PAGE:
Four years ago, while on a cross-country trip, I stopped at Riverfront Park in Peoria, Illinois, to see the Dan Fogelberg Memorial. This collection of inscribed boulders and a thoughtfully-placed bench with a plaque honors the multi-faceted singer-songwriters whose career lasted more than 30 years before prostate cancer took his life at the young age of 56. Casual fans are familiar with the several hits of his 1981 album The Innocent Age (“Leader of the Band,” “Run For the Roses,” “Same Old Lang Syne,” and “Hard to Say”), other ballads (“Longer”), or recordings that may qualify as folk-rock (“Part of the Plan”). But fans know he dabbled with anything from rock, classical, jazz, bluegrass, and even Baroque-inspired Christmas music. He wrote songs for guitar and piano, and played other instruments as well.
Sometime after that trip, I came across a YouTube video featuring an audio tour by Hugh Higgins of the Fogelberg Foundation of Peoria for a commemorative trolley ride, highlighting sites around the city relevant to Dan’s music. Maps and pictures in the video help one find all the sites. I knew I had to go back someday, and a vacation to the region provided that means.
The tour starts across from Woodruff High, his high school. At the corner of N. Monroe and Abington Parkway, Abington has been re-named Fogelberg Parkway. He began his career while a student at Woodruff, with a group called the Coachmen. The second stop is the Glen Oak Amphitheatre and Lagoon and Glen Oak Park. He played here in August 1975 to a hometown crowd, then afterwards received the American Music Association New Artist of the Year award.
Now the amphitheater is a ghostly shell of its former self. The area is fenced off and padlocked. From all indications, the site was hosting events as recently as the summer of 2019. The logical conclusion is that it is a victim of COVID, though there’s no reference on the web. Regardless, I just try to imagine a young Fogelberg on stage on a summer’s evening, delighting locals with songs from his first two albums, including the popular Souvenirs, as well as from the soon-to-be-released Captured Angel.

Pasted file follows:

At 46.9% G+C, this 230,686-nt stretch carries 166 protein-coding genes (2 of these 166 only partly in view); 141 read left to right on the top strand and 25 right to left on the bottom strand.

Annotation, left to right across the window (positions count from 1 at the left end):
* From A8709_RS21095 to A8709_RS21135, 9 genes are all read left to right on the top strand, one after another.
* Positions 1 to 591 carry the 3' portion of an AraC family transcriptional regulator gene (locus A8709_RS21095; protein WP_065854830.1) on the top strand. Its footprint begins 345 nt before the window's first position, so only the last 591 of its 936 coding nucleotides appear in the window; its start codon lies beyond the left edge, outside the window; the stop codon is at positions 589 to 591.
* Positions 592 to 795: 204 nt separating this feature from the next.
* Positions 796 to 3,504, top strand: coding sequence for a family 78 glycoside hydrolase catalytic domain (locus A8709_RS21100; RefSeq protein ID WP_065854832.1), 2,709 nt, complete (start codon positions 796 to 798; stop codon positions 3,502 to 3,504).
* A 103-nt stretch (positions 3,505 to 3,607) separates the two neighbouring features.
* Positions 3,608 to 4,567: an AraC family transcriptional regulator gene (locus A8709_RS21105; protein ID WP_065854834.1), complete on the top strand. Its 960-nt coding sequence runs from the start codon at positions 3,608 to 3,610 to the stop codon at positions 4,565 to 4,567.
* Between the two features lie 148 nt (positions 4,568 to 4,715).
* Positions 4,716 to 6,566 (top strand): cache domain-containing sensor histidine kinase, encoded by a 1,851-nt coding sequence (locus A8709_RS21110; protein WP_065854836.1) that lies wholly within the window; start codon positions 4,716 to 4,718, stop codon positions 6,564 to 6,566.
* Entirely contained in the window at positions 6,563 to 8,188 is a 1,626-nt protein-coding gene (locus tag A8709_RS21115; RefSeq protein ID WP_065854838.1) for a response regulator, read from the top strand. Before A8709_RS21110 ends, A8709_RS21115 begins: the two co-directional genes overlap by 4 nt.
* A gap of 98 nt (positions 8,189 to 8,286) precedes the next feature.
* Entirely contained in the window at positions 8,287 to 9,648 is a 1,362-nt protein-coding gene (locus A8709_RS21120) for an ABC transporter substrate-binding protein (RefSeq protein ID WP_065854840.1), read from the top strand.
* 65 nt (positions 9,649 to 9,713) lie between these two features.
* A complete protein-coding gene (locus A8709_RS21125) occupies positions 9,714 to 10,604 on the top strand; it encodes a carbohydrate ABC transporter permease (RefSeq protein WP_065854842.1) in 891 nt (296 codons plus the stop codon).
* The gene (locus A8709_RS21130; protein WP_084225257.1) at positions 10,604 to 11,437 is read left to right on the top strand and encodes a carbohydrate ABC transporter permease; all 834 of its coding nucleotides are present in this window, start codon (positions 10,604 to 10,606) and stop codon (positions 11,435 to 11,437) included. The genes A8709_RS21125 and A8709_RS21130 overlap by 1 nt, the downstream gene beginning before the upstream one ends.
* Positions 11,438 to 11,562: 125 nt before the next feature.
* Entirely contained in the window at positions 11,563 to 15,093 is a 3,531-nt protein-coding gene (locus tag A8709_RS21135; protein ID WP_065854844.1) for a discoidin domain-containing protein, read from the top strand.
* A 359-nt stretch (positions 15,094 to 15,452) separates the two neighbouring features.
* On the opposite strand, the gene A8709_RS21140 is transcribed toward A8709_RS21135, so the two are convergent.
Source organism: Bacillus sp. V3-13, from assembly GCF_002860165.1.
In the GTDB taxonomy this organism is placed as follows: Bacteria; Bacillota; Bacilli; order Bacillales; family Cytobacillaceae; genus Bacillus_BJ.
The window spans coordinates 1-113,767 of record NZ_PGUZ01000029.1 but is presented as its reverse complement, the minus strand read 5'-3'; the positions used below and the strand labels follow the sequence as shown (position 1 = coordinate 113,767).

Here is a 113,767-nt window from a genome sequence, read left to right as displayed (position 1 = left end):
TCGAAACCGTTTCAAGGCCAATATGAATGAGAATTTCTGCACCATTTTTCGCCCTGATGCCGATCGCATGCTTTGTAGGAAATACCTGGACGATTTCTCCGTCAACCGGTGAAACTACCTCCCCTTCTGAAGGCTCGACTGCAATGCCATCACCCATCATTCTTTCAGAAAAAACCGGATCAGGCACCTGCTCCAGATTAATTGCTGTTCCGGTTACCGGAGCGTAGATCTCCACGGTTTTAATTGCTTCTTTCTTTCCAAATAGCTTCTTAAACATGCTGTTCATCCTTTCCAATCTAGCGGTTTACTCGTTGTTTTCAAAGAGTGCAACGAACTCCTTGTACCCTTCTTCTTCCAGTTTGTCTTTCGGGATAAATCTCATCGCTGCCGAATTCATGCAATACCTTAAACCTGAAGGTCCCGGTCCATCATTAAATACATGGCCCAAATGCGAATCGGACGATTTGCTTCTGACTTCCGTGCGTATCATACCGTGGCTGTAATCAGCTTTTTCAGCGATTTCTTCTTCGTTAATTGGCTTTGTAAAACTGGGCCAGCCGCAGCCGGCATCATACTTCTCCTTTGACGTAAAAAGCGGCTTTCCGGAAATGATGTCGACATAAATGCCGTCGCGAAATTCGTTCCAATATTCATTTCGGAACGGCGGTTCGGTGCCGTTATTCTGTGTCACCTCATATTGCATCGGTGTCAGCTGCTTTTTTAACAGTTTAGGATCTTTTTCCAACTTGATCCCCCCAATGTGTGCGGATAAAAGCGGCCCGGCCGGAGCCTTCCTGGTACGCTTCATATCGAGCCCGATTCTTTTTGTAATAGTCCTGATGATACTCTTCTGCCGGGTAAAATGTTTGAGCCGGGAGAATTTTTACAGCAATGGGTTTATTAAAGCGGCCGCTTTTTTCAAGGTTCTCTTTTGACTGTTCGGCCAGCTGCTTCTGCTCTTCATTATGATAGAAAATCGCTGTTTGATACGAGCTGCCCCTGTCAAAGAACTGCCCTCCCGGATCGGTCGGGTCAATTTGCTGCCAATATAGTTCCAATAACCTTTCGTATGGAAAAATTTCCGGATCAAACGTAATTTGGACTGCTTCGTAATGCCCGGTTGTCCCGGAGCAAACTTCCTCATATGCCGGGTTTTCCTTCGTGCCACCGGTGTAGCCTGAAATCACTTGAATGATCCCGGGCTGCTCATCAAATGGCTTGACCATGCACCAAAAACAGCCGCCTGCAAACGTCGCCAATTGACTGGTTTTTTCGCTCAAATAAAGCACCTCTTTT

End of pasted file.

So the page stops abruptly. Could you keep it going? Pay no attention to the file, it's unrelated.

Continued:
The next stop is the Short Stop Food Mart on East Frye. On Christmas Eve 1975, Dan came here to buy whip cream to top Irish coffees for the family. He bumped into a high school sweetheart; the pair shared a six-pack in the parking lot and went to their respective homes. This chance encounter turned into one of Fogelberg’s biggest hits: “Same Old Lang Syne.” At the time the store was a Convenient Food Mart, and also considering it was 45 years ago certainly things have changed; but it still is a thrill to visit, and re-imagine that iconic scene he so wonderfully depicts in the song.
Luthy Botanical Gardens and Springdale Cemetery, both just up the road, figure in the song “The Last Nail” with the line “We walked together through the gardens and graves, I watched you grow to be a woman.” As Higgins notes, it’s not documented that the line refers to these two sites, but it’s easy to see how it would. (The song refers to a longtime relationship that started in high school – a different girl than the one that “Same Old Lang Syne” is about).
Then it’s up a hill on Grandview Drive to a spot between two pine trees overlooking the Illinois River. Fogelberg spent many hours in this “sacred spot” reflecting and writing. In 2010 a Dan Fogelberg Memorial Commemorative Committee member had a bench placed so that others could enjoy the view as well.
The last site is the actual Memorial, which includes lines from songs “Icarus Ascending” (a tune devoted to artists who never achieve fame), “Ever On,” “River of Souls,” and “Part of the Plan” all etched onto either one of three large boulders that overlook the river, or on one of several smaller rocks paced along the bike trail. A bench features a plaque which includes his photo and a quote I remember from my previous visit:
“I never got into music to be the latest, greatest thing. I’m a musician because that is what I am. I will create music the way I want to whether a million people are listening or no one is listening. That’s not the point of creating music. The point is following your own creative instincts.”
After leaving Peoria and the river which was such a part of his youth, Fogelberg made a name for himself at the University of Illinois, attracted the attention of producer Irv Azoff, went west to pursue his dreams. His early records contain several songs about his Illinois roots and though he eventually settled on both a ranch in Colorado and in a seaside town in Maine, it is exhilarating to experience the Fogelberg Trail.